2 July 2005

Filed under Reviews

Continental drift

Last Orders at Harrods, by Michael Holman (Polygon, £9.99)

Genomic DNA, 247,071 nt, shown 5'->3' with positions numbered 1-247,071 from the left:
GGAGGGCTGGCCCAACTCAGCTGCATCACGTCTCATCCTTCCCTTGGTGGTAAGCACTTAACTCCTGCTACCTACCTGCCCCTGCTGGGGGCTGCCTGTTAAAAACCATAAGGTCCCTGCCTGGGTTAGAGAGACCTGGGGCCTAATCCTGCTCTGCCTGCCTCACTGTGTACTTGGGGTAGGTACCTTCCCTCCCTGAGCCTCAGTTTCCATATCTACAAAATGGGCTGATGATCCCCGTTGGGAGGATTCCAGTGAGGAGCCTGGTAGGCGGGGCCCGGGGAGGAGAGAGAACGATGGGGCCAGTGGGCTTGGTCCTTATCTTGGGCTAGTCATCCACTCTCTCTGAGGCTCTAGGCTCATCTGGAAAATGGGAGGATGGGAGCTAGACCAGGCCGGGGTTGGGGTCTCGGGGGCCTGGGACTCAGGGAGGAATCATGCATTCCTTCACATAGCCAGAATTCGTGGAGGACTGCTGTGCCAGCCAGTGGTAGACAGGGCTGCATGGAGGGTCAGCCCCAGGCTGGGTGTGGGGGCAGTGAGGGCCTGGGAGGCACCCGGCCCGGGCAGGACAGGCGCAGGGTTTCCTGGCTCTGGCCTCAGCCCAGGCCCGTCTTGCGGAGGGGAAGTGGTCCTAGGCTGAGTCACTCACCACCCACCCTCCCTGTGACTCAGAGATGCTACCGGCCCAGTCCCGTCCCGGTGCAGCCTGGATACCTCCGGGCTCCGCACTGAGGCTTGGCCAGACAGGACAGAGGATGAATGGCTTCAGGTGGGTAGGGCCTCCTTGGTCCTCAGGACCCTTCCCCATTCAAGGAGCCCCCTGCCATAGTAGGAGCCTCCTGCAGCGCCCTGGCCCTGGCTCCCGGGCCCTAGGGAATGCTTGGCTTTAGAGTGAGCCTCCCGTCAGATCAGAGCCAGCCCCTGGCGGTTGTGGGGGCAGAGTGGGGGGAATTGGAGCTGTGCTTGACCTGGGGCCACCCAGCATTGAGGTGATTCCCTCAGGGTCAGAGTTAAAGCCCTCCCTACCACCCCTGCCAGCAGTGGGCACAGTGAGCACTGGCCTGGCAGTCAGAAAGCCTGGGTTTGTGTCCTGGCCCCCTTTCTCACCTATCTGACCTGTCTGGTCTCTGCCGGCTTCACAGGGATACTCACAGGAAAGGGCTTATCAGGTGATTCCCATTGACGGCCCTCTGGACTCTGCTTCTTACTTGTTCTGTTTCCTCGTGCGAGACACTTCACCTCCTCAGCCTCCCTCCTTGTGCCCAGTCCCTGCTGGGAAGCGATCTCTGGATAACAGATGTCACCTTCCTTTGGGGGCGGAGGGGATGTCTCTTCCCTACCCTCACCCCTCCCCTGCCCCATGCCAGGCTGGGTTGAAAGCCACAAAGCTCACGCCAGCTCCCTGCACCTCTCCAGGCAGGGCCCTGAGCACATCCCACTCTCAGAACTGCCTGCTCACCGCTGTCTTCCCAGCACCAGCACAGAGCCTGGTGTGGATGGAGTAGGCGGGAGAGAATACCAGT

The principle of divide and rule holds Kuwisha in thrall to the despotism of President Nduka, whose leadership style is an eclectic combination of "Victorian values" and "a dash of voodoo". Unfortunately, despite best efforts, humanitarian aid projects and World Bank loans are insufficient to stem endemic corruption, and Cecil Pearson, a Financial News hack turned do-gooder hatches a plan to bring about change. Meanwhile, Charity Mupanga, the buxom owner of Harrods International Bar (and Nightspot) is coming under fire from a firm of London solicitors specialising in trademarks. Giving a nod to the current literary vogue for whimsical Africana, this wickedly satirical novel is also a serious critique of the continent's troubled state. Holman, a former Africa editor for the Financial Times, evokes an Africa which, though beset by problems of often tragic proportions, is full of irrepressible vitality. ASc